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By. Robin Spiess
Student, Princeton University
I’m putting numbered stickers on packages of latex gloves. I run through the labels as quickly as I can to prove I’m not a drain on the system, not an impediment to the groove that was established long before I sauntered onto the stickering stage. It is the first week of my summer internship in Malvern, Pennsylvania, and rather than work solely with management back in the office, this first week is devoted to working alongside the people of Baker Industries.
A man comes to join the five-person table at which I’m stationed and is handed a box of gloves and labels by our supervisor. “Any jokes for us today?” Expectant eyes turn toward him, seeking entertainment from a well-established jokester.
“Did you hear about the guy who lost his entire left side?” A brief pause to let the question sink in. “He’s all-right now.” The others begin to laugh before I do; it takes me just a moment longer to get it.
He continues with his joke-telling, and the others continue to critique the jokes he chooses; that one is hilarious, that one could be better, that one is funnier because it’s longer, that one doesn’t make any sense. Their critiques are quick, honest. The jokester himself is slowed in his work as he turns to face everyone as they speak to him; I am told later that he is clinically deaf, and has recently learned lip-reading.
These are the workers here at Baker, and in a lot of ways, they are the ones society would tend to ignore. They’re the ones with physical disabilities, or with mental handicaps; the ones with criminal records, or with past drug addictions; the ones for whom finding a steady job is a massive challenge, and the ones whose fight against poverty is not always successful.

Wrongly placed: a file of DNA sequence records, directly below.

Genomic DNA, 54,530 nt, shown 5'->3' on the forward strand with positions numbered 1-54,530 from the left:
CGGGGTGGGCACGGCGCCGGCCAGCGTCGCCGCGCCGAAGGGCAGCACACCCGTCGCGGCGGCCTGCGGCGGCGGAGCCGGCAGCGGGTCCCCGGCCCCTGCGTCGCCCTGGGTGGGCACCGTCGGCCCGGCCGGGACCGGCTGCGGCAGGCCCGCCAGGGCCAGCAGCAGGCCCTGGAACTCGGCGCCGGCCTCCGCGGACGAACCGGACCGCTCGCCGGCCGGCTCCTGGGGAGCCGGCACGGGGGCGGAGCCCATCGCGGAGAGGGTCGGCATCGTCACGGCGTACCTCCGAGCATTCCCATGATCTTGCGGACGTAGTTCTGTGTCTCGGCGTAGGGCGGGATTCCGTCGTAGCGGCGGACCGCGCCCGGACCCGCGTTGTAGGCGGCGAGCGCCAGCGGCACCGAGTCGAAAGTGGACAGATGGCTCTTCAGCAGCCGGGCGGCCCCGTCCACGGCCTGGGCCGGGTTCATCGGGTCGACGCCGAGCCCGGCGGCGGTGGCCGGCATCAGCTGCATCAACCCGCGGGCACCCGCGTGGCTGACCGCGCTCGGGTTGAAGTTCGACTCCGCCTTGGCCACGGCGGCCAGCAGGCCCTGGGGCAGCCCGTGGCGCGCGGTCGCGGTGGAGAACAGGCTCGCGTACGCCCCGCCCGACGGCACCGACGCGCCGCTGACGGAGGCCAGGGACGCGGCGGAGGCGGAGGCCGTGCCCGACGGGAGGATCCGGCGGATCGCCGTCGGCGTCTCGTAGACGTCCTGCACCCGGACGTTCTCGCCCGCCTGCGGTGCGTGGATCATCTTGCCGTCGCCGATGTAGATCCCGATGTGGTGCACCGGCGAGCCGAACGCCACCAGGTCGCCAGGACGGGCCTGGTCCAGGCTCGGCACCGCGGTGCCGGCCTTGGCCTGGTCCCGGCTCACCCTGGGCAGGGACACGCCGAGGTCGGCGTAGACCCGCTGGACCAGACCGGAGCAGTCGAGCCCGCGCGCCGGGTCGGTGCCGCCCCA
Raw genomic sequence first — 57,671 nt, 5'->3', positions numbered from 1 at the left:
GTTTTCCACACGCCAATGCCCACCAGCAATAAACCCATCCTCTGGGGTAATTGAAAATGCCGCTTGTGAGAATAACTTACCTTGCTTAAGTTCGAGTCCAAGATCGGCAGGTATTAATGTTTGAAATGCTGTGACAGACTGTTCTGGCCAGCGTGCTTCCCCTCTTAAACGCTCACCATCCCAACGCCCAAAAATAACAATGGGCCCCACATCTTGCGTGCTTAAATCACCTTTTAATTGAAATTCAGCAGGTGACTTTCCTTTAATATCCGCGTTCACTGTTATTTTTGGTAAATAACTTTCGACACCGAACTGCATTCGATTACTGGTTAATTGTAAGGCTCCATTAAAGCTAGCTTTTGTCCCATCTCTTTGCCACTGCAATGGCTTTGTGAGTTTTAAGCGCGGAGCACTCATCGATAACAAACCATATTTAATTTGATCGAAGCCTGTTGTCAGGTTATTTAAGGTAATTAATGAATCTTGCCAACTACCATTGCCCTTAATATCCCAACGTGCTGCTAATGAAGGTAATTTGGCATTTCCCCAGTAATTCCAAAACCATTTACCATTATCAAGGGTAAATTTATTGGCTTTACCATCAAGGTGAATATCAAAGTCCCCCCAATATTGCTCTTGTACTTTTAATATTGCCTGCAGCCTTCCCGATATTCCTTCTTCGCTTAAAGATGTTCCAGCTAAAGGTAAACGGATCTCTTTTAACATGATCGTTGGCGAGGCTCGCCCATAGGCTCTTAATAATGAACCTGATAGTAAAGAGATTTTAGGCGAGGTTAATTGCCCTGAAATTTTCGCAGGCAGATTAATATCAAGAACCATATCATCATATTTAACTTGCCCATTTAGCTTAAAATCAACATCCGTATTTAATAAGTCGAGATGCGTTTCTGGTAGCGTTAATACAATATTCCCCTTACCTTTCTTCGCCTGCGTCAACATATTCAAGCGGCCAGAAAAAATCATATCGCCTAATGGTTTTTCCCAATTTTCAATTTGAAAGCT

These are the ones that society seems to have forgotten.
“I’ve got to get into my own house,” I overhear a young woman talking to a friend. “I don’t need to be dragged down by the stuff my cousin is doing, I just need to get out.”
The friend nods her assent even as her eyes remain glued to her handiwork.
“Everyone wants to see me doing good, you know? Like, they’re proud of me. And I don’t need this right now, not now I’ve gotten myself straight.”
“You need to leave, that house is toxic.”
“I know, I’m waiting on a call today.” She explains the program she’s found, one that will pay her first six months of rent if she finds a landlord in a neighborhood that is willing to rent a home to an ex-offender. She has finally found a landlady who is prepared to let her stay in her apartment, but I know from the exhausted tone of the conversation that it’s been a long process. Ex-offenders aren’t usually considered the most reliable of tenants.
I am moved from my space on the stickering line to work elsewhere, putting labels on canisters of silly putty. The grizzled man across from me is silent, and doesn’t speak for a long while. He is a veteran, I learn; unable to transition into domestic life once he returned from war, he became homeless and, after some time, sought help at Baker. When one of his supervisors comes to work alongside him, he begins to grumble about her being there, and she matches his tone — but both of them are smiling to themselves, secretly so the other doesn’t see, and it’s clear that the banter is a highlight of their day.
It’s not for me to interrupt them.